View Full Version : Film suggestions please

3-May-2009, 18:09
I have been asked by a friend to go to Tennessee and shoot some images for her cabin in a couple of weeks, and she wants mostly color. I realize it comes down to preference, but I have not shot color 4x5 so, so want something (transparency) that is a little more forgiving. Thanks for any suggestions.

Walter Calahan
3-May-2009, 18:19
The most forgiving color is color negative film, not transparency film. Fuji S160 Pro is fabulous. But if you insist on transparency film, I prefer Fuji Provia 100F. Don't use any of the Velvia 'cause they are not forgiving. At least in my experience.

Vick Vickery
3-May-2009, 18:29
Since you are traveling to take the shots, I would go with a negative film for its greater latitude and forgivingness...a 1-stop error won't mean a wasted trip!

3-May-2009, 18:41
IMHO, whatever you shoot, you should bracket every shot +/- 1 stop. You might decide to initially only process the shots you think were on the money wrt exposure but having those other sheets of film might save your bacon. I like velvia 100 for its saturated colors but the range is pretty limited in comparison to BW or color negative film.

Ron Marshall
3-May-2009, 20:34
Another vote for negative, such as Fuji 160 Pro. Current neg films don't have obtrusive grain, have good resolution, color is good and they scan well.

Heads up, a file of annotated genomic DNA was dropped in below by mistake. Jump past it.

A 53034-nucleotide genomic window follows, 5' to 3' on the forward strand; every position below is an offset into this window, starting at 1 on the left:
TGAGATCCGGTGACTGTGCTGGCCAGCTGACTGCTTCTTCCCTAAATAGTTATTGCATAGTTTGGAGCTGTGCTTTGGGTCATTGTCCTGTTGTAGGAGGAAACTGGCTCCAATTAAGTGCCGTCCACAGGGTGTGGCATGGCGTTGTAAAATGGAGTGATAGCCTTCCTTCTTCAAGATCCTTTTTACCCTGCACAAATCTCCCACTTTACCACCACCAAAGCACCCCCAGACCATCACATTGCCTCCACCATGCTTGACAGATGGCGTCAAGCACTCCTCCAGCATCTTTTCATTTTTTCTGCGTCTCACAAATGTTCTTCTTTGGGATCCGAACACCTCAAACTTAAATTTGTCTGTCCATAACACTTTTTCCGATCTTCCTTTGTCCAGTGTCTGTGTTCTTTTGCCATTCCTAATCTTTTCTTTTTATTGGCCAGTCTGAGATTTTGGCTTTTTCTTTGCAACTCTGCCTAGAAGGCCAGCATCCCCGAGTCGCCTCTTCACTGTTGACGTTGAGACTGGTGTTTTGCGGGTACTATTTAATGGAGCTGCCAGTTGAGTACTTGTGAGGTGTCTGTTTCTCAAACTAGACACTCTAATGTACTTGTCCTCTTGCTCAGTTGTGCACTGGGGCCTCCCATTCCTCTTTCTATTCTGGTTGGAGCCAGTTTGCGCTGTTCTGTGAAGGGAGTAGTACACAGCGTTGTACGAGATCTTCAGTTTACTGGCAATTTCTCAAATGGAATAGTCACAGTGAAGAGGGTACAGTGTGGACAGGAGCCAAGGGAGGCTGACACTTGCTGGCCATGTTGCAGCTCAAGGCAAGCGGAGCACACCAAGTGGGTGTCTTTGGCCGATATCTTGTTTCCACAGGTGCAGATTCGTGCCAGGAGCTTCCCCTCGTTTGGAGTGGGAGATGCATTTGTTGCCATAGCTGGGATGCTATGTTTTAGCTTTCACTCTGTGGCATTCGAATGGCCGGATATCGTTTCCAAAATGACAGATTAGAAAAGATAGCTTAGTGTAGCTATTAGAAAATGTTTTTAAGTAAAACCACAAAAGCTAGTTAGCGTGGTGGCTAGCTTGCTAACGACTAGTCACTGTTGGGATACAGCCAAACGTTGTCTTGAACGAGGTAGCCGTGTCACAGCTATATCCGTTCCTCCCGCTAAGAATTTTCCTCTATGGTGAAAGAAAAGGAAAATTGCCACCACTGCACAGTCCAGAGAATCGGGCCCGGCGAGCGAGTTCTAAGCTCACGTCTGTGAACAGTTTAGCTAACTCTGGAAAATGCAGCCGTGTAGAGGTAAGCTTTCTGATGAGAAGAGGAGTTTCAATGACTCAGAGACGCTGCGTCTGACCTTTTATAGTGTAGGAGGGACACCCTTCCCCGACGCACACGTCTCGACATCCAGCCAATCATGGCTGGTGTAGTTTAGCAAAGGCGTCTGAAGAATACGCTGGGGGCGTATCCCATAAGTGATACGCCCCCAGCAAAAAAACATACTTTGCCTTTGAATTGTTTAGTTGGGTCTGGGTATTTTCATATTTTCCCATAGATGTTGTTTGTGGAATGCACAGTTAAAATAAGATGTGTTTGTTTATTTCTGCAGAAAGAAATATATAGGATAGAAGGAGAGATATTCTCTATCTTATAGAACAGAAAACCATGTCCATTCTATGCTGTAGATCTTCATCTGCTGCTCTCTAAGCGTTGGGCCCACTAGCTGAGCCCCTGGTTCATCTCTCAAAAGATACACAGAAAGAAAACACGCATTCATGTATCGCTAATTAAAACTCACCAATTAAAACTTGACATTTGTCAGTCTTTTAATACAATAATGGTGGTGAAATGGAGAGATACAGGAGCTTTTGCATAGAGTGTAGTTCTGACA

In transparency, Astia has reasonable exposure latitude.

3-May-2009, 20:52
And another vote for Fuji 160 Pro S. I've shot a lot of Astia 100F and agree with Ron's assessment. Astia also scans pretty easily.


Joanna Carter
4-May-2009, 02:07
I, also, would agree with Ron. Negative is the best option for latitude but, if you really want chromes, then rely on Astia, which will give you around 6 stops from shadows to highlights.

4-May-2009, 05:28
Thanks for the suggestions.I forgot to add that I recently aquired a Fuji instant film holder ( 4x5) and was going to purchase some film to use for confirming exposure. Still sounds the negative film is the way to go though.

Gene McCluney
4-May-2009, 08:18
If you confirm exposure with Fuji Instant Film, then you can shoot transparency film with confidence and do not need to bracket, unless you "bumped" the camera, etc. I have shot transparency film for 30 years (using Instant film testing for each shot) and have never bracketed exposure. I do shoot 2 sheets of 4x5 on each shot, to protect myself from scratches and other processing flaws.